#105: A Separation (2011)

When and how did I watch this?

September 7th, 2016, on Amazon Instant Video.

Had I seen this film already?

Nope.

What did I know about the movie before watching it?

Iranian film about a marriage gone awry and the fallout thereafter.

What do I know about it now?

They don’t make them like this here in the U.S. Life and marriage gets complicated in A Separation: a daughter is left to decide where her loyalty rests among two distressed parents, an aging man with Alzheimer’s is at the whim of hired help, a poor couple finds their already abysmal situation suddenly getting worse, and greed begins to take everyone over, all because of a broken marriage.  How important is it to put away your pride and stick it out? Paramount, according to this film.  Everything is set up at the start — the opening scene features the couple in their own chairs facing the camera, apparently addressing a judge regarding the woman’s desire to leave. The film omits a musical score, producing marked tension in every scene thereafter.  Everything about it is deadly serious. We also get a fascinating glimpse into how civil cases are handled — a judge presides in a small room, and the two sides are present, along with any witnesses they brought along.  If any evidence or testimony is missing, the casual trial is halted until a witness or piece of evidence is produced. No lawyer is necessary — only verifiable truth. Honesty is a huge deal in the culture, and ultimately leads to the film’s conclusion.  The cinematography borrows from the trendy handheld format, but rarely pulls away from close shots of the characters, forcing us to examine every facial expression, breath, and word. What a masterpiece.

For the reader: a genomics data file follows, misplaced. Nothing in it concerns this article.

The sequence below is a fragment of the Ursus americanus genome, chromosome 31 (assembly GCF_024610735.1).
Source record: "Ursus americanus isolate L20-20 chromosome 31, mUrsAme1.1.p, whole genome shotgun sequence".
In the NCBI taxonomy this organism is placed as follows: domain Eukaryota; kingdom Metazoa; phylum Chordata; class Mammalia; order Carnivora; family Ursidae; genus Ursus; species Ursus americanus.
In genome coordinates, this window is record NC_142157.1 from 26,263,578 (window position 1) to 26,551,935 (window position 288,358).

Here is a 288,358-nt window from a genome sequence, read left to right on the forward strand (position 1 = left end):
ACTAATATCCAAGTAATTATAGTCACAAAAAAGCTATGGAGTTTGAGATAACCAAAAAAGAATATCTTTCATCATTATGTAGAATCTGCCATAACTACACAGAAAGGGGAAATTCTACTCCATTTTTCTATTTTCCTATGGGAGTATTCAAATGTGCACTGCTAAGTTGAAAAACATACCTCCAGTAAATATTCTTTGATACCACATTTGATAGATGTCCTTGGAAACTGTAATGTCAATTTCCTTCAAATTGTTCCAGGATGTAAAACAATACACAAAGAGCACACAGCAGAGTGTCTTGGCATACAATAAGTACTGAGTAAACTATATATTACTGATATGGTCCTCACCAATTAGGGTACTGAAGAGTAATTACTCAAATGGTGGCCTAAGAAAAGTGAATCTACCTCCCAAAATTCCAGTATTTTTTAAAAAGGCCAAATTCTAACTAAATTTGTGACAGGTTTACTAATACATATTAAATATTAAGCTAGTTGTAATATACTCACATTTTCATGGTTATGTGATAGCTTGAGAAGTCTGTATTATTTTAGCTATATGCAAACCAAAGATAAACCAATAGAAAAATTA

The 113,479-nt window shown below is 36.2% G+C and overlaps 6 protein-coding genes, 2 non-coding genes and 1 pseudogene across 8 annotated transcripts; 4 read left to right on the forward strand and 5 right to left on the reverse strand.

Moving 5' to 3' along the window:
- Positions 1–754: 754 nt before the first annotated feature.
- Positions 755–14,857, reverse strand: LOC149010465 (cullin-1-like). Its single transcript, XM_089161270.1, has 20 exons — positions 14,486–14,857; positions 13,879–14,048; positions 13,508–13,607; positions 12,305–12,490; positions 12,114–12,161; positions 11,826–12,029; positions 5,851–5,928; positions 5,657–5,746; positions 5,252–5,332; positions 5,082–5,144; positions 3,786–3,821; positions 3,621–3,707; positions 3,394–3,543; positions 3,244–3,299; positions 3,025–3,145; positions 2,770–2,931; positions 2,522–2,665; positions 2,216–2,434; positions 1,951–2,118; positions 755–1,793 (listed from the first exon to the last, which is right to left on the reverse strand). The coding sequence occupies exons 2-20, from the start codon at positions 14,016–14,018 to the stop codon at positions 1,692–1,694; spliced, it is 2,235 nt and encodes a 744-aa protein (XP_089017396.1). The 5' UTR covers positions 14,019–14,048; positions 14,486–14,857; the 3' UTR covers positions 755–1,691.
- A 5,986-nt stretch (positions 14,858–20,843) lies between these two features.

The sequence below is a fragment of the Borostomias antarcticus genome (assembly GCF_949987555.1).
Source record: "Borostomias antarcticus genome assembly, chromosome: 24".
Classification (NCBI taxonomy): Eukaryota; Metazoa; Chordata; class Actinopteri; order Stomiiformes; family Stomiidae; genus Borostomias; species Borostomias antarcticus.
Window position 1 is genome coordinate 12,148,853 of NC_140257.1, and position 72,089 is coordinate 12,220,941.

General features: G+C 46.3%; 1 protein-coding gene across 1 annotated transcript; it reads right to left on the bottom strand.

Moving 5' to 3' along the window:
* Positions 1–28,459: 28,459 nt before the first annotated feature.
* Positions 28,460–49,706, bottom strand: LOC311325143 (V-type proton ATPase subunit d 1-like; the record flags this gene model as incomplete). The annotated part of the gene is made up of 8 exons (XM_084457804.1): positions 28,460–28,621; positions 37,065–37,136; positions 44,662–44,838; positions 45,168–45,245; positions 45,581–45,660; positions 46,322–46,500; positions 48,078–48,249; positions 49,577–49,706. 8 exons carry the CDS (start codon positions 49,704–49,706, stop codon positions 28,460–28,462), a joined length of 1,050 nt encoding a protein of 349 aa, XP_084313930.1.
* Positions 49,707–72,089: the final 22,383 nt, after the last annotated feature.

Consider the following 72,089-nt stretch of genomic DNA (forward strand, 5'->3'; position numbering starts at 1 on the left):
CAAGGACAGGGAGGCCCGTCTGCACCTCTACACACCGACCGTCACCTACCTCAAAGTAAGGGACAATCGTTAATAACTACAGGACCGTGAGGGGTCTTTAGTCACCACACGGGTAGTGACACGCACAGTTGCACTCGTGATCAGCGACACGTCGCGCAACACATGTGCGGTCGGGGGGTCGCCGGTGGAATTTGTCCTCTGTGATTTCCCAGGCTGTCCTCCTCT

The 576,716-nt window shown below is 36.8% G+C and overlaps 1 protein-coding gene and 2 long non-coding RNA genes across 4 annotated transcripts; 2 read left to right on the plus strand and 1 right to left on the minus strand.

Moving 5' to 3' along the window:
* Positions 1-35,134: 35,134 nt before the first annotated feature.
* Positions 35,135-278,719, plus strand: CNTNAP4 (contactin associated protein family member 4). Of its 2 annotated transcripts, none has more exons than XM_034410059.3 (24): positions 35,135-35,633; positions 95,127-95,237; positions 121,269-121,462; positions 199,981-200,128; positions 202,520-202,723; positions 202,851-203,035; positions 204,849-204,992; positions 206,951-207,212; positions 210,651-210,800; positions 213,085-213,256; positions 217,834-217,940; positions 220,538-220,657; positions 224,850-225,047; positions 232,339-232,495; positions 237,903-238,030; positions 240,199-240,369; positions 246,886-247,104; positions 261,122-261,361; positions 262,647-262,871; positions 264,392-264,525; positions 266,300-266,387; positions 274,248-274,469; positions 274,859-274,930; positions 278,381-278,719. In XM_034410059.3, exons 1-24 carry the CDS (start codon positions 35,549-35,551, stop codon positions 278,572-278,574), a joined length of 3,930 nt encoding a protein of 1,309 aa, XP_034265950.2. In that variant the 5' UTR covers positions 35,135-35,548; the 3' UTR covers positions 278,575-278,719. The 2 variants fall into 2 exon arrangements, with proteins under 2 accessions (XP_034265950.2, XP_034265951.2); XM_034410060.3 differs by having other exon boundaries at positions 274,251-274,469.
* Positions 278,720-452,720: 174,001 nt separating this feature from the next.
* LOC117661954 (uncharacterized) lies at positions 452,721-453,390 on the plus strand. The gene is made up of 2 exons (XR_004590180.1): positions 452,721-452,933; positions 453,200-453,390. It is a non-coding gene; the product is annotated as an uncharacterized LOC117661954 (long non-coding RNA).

What are some themes in the film?

Pride, social class, economics, religion and culture, family

Did this affect me personally?

Yes.  The most important scene in the film might be during the credits.  Another scene when Nader is bathing is oblivious father and gradually breaks down into hysterical sobbing is cinema gold.

Why is this ranked #105?

Shoot.  It’s because not enough people have seen it.

Did my wife watch/like it?

She was equally enraptured by this one.

Would I watch it again?

Yes, although it wouldn’t be a film I’d watch while hanging out with friends and digging into a bowl of popcorn.

Would I recommend it to a friend?

It’s an important film that no one should miss.

Does it deserve to be on this list as one of the greatest films of all time?

Yes.  A Separation does what great movies are supposed to do: evoke emotion, keep the viewer’s attention, drive all of the human elements necessary into the story, and profoundly change the viewer’s mind about how things ought to be. We’re left with a beginning in the end, which is how life works. Life moves on. This film recognizes this: it tells the story, but in a way that reminds us how important our decisions impact everything thereafter.

Leave a Reply